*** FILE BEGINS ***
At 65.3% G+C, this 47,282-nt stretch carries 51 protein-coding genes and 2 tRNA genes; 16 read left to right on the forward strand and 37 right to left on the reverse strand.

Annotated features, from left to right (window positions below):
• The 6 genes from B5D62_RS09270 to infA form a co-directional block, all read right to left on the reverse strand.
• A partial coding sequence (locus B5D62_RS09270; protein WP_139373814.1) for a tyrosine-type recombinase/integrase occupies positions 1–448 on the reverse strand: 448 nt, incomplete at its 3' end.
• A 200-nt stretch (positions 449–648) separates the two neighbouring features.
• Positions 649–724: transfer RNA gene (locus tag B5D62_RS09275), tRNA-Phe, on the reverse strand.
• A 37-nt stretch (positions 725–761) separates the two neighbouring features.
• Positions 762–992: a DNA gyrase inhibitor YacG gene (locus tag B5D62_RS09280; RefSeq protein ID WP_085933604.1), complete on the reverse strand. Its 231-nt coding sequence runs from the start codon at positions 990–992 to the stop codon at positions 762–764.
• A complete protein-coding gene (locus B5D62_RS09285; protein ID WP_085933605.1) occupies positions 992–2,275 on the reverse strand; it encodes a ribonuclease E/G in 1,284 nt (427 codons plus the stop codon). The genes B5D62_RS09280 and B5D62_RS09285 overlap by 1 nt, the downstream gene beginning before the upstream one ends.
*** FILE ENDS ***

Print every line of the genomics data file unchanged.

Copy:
At 65.3% G+C, this 47,282-nt stretch carries 51 protein-coding genes and 2 tRNA genes; 16 read left to right on the forward strand and 37 right to left on the reverse strand.

Annotated features, from left to right (window positions below):
• The 6 genes from B5D62_RS09270 to infA form a co-directional block, all read right to left on the reverse strand.
• A partial coding sequence (locus B5D62_RS09270; protein WP_139373814.1) for a tyrosine-type recombinase/integrase occupies positions 1–448 on the reverse strand: 448 nt, incomplete at its 3' end.
• A 200-nt stretch (positions 449–648) separates the two neighbouring features.
• Positions 649–724: transfer RNA gene (locus tag B5D62_RS09275), tRNA-Phe, on the reverse strand.
• A 37-nt stretch (positions 725–761) separates the two neighbouring features.
• Positions 762–992: a DNA gyrase inhibitor YacG gene (locus tag B5D62_RS09280; RefSeq protein ID WP_085933604.1), complete on the reverse strand. Its 231-nt coding sequence runs from the start codon at positions 990–992 to the stop codon at positions 762–764.
• A complete protein-coding gene (locus B5D62_RS09285; protein ID WP_085933605.1) occupies positions 992–2,275 on the reverse strand; it encodes a ribonuclease E/G in 1,284 nt (427 codons plus the stop codon). The genes B5D62_RS09280 and B5D62_RS09285 overlap by 1 nt, the downstream gene beginning before the upstream one ends.